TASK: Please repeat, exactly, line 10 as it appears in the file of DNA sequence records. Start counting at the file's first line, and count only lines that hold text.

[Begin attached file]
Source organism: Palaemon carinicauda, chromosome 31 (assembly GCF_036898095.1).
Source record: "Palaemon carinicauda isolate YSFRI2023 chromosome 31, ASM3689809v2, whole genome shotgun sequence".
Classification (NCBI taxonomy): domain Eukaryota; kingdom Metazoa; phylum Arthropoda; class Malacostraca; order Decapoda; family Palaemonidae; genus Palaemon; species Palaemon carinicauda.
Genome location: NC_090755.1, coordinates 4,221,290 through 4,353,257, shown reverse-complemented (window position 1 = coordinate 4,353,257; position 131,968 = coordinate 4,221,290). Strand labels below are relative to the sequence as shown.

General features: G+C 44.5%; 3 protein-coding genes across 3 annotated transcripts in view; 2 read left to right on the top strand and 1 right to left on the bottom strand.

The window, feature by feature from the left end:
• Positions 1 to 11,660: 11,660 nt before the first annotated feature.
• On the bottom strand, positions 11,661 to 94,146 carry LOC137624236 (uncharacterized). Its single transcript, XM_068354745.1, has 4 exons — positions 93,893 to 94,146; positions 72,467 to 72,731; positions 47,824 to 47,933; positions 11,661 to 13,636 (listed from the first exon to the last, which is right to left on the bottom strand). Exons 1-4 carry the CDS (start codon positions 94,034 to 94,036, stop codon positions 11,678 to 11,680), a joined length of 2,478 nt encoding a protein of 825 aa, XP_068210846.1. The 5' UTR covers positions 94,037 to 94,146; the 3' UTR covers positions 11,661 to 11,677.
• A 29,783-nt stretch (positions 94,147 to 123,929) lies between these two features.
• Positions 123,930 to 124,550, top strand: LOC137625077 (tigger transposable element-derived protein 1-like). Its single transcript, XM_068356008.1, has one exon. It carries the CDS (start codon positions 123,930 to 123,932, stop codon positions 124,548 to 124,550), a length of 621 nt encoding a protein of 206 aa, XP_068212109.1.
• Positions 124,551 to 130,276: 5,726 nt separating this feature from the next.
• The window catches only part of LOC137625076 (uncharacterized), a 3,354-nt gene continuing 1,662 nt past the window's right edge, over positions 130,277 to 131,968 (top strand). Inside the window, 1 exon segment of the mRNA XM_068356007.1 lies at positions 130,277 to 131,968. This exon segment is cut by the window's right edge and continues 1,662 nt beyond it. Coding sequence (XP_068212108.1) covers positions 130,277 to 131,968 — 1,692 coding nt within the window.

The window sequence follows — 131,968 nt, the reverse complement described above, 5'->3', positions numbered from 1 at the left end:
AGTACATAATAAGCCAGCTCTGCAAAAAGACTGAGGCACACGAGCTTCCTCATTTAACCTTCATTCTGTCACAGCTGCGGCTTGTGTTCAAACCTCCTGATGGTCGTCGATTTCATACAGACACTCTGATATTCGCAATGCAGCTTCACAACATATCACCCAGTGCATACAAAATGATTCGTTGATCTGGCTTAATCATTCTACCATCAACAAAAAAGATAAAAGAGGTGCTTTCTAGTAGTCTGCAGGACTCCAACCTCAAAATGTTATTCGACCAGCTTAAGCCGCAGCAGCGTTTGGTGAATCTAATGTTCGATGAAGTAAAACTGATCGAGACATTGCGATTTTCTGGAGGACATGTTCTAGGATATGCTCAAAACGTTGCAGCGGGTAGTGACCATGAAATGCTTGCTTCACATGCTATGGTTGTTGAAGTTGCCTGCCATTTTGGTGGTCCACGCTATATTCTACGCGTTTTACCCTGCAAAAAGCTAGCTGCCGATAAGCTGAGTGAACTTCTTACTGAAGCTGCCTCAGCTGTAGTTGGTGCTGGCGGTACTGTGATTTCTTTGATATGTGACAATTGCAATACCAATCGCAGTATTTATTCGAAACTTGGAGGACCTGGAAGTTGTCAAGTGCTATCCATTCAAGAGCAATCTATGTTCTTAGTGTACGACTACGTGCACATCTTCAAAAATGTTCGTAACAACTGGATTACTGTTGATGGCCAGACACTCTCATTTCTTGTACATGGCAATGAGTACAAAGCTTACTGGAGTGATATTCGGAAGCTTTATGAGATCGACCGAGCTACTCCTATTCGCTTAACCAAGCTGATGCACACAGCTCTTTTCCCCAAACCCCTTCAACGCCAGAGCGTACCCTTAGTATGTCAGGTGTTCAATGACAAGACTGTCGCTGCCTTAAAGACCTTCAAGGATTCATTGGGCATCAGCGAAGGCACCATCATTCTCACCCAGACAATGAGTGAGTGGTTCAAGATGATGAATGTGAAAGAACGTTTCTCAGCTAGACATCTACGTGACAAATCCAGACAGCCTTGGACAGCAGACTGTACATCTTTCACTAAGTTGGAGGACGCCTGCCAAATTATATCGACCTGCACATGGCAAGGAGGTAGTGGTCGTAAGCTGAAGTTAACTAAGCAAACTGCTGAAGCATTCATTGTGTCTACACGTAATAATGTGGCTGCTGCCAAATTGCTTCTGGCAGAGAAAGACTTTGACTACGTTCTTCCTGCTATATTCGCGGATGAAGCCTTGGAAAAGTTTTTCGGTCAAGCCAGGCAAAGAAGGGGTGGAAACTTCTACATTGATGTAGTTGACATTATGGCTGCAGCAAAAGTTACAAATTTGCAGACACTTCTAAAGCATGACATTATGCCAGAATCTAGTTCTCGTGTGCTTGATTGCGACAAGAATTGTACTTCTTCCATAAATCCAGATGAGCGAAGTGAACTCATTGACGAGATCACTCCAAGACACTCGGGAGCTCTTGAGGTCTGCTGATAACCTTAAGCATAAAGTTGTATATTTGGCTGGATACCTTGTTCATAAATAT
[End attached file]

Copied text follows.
• Positions 123,930 to 124,550, top strand: LOC137625077 (tigger transposable element-derived protein 1-like). Its single transcript, XM_068356008.1, has one exon. It carries the CDS (start codon positions 123,930 to 123,932, stop codon positions 124,548 to 124,550), a length of 621 nt encoding a protein of 206 aa, XP_068212109.1.